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Wednesday, 4 March 2020

National income rolling over

Income fading

A quick look at today's Aussie National Accounts for the final quarter of calendar year 2020.

GDP growth fared a bit better than expected at +0.5 per cent in the December quarter, leaving growth for the calendar year at +2.2 per cent. 

There was a bit of a boost from inventories, while the rebound in property transfers was in evidence, and mining production volumes net of imports were also just positive. 

Dwelling construction continued to plunge, dropping sharply again.  

The terms of trade dropped sharply in Q4 by more than 5 per cent, although the trend result looks somewhat less dramatic than that. 

Thus while GDP growth may have scraped a pass mark, nominal GDP growth was actually negative in Q4, and the annual growth in current prices terms slipped to 4½ per cent.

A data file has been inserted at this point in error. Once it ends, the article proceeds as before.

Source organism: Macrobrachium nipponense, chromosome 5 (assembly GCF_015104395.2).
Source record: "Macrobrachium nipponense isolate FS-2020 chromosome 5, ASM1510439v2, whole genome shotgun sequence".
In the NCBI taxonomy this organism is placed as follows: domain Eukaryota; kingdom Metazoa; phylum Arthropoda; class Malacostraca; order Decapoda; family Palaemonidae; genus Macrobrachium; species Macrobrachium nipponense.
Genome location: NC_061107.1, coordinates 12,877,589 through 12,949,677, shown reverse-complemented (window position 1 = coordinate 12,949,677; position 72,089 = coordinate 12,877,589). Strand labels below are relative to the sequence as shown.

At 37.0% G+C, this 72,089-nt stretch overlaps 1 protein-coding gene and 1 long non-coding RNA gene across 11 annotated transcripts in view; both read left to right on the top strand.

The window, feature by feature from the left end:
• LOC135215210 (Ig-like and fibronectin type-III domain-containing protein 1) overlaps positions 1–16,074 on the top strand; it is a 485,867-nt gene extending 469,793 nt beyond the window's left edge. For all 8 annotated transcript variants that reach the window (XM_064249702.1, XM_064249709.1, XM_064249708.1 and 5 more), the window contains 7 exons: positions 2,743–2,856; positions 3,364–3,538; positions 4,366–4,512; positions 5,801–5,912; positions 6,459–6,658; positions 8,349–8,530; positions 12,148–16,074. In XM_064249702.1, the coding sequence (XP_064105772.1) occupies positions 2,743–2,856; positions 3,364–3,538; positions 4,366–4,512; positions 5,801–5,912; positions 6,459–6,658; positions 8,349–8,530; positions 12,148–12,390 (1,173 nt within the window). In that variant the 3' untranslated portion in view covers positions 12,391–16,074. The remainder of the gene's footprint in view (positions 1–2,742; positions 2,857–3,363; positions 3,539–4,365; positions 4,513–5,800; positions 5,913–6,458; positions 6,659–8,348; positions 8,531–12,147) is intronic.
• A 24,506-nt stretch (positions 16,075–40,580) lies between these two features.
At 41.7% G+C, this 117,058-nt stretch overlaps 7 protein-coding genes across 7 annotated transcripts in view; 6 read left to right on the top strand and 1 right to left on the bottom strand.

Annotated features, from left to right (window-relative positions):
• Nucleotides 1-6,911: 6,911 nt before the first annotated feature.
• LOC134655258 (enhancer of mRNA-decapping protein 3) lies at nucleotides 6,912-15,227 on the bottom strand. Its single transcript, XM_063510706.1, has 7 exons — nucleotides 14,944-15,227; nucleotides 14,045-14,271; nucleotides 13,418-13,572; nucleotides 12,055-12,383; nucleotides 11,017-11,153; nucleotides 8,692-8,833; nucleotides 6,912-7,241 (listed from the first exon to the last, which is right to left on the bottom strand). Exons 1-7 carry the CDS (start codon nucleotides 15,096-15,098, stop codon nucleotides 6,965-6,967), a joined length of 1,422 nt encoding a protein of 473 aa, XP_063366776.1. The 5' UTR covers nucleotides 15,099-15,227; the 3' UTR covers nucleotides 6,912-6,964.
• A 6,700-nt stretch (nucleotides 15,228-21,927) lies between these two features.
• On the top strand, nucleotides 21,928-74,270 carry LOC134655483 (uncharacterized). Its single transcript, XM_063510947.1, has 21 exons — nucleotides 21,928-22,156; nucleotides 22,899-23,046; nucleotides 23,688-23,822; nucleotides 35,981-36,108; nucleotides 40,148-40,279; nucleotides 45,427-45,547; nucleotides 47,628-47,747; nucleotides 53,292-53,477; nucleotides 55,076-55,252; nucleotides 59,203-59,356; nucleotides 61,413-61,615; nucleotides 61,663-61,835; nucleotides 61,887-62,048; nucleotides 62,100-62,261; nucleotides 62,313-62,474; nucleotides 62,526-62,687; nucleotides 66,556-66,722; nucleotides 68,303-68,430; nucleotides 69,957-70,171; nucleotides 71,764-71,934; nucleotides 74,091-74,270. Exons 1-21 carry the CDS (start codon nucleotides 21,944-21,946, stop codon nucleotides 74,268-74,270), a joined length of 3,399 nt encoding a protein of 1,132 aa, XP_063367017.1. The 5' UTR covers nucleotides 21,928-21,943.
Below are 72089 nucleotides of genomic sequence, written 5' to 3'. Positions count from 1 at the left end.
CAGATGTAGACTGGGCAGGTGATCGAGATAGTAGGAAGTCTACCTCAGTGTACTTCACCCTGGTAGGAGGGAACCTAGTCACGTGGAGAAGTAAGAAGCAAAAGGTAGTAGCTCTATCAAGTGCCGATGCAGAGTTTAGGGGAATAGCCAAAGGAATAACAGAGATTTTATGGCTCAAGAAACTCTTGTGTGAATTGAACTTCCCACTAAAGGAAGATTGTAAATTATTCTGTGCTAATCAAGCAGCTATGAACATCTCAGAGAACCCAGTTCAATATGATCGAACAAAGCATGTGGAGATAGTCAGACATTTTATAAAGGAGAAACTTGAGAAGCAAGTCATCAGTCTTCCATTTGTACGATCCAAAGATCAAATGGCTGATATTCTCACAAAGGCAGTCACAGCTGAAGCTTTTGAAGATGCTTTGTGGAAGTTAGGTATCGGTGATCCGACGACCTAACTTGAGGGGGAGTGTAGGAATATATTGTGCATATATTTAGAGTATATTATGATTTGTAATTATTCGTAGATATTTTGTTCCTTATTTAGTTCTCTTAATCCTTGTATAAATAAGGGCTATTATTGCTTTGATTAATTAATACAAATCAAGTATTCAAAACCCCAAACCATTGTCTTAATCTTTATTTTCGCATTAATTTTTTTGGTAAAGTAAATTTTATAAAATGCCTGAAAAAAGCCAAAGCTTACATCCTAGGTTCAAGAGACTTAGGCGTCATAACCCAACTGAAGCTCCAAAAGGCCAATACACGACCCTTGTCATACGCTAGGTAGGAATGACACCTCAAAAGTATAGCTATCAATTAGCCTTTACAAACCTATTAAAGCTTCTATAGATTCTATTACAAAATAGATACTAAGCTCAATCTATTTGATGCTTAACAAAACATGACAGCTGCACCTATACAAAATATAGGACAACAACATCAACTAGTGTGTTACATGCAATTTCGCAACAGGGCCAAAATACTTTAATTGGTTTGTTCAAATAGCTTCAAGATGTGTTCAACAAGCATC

All of the income measures faded, and ended the year running at only a 2-3 per cent annual pace. 

Real net national disposable income, which is probably the closest measure to 'living standards' dropped -0.9 per cent for the quarter, which just about sums things up.

The household saving ratio was 3.6 per cent, and domestic demand remained very subdued, up just +0.1 per cent. 

So, there's very little for anyone to crow about here, even if the headline result 'beat' expectations due to ownership transfer costs.

A final observation and related chart below shows the interest payable on dwellings, unadjusted for income and population growth.

It shows that mortgage interest payable has effectively plummeted over the past decade.

Small wonder mortgage stress has remained so low, even in the face of more mortgage principal being paid down.

Overall, growth is both sluggish and slowing, so interest rates will likely be at the effective lower bound in the next month or two.